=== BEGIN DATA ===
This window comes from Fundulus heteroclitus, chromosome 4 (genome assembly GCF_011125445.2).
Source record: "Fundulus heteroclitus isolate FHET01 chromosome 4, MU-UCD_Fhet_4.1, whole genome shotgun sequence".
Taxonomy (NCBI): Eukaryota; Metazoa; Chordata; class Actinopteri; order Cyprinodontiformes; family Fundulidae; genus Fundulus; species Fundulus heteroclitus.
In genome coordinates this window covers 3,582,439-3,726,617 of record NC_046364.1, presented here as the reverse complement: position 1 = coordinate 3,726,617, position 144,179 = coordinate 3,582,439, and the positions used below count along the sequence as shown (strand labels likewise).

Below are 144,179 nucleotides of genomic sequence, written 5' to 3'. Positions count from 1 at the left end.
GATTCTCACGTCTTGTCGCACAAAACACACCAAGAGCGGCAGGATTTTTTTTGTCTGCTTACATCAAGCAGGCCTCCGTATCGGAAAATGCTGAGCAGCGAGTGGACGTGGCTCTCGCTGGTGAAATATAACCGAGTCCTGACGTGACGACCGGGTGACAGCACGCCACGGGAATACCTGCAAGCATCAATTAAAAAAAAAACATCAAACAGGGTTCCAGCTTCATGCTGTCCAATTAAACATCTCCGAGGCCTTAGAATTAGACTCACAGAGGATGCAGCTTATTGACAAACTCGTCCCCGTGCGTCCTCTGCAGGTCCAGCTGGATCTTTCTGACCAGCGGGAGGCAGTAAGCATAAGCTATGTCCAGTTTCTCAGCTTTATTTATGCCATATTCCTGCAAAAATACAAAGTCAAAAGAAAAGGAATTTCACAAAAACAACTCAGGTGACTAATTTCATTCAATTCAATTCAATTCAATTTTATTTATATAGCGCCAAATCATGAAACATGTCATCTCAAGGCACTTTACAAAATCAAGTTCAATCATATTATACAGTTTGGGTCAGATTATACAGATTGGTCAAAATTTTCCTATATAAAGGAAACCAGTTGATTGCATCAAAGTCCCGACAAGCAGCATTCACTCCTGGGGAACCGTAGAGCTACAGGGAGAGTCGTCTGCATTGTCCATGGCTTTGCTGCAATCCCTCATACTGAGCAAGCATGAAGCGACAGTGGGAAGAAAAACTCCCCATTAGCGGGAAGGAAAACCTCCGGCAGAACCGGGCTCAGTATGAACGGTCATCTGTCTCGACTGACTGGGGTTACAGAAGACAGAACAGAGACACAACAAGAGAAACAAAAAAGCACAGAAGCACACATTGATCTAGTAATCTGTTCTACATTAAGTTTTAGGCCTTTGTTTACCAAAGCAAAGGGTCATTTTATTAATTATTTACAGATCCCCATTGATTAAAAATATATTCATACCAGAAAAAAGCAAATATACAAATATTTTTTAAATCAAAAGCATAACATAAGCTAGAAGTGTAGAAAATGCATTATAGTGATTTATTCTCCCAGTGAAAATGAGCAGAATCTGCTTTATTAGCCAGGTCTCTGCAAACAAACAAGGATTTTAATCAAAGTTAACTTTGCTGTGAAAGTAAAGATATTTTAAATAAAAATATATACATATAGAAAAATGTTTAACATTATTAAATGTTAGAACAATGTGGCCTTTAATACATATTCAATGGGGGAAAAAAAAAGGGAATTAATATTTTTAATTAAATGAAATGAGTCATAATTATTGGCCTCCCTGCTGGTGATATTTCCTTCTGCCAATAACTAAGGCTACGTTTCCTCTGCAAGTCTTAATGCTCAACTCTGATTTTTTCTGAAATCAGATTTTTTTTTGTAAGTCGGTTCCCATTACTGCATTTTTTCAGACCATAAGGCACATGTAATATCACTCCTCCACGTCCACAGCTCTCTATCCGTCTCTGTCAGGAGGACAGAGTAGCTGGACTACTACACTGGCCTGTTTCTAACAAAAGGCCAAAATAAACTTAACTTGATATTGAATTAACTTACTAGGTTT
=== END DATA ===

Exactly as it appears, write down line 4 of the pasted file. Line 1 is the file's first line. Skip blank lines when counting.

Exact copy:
In genome coordinates this window covers 3,582,439-3,726,617 of record NC_046364.1, presented here as the reverse complement: position 1 = coordinate 3,726,617, position 144,179 = coordinate 3,582,439, and the positions used below count along the sequence as shown (strand labels likewise).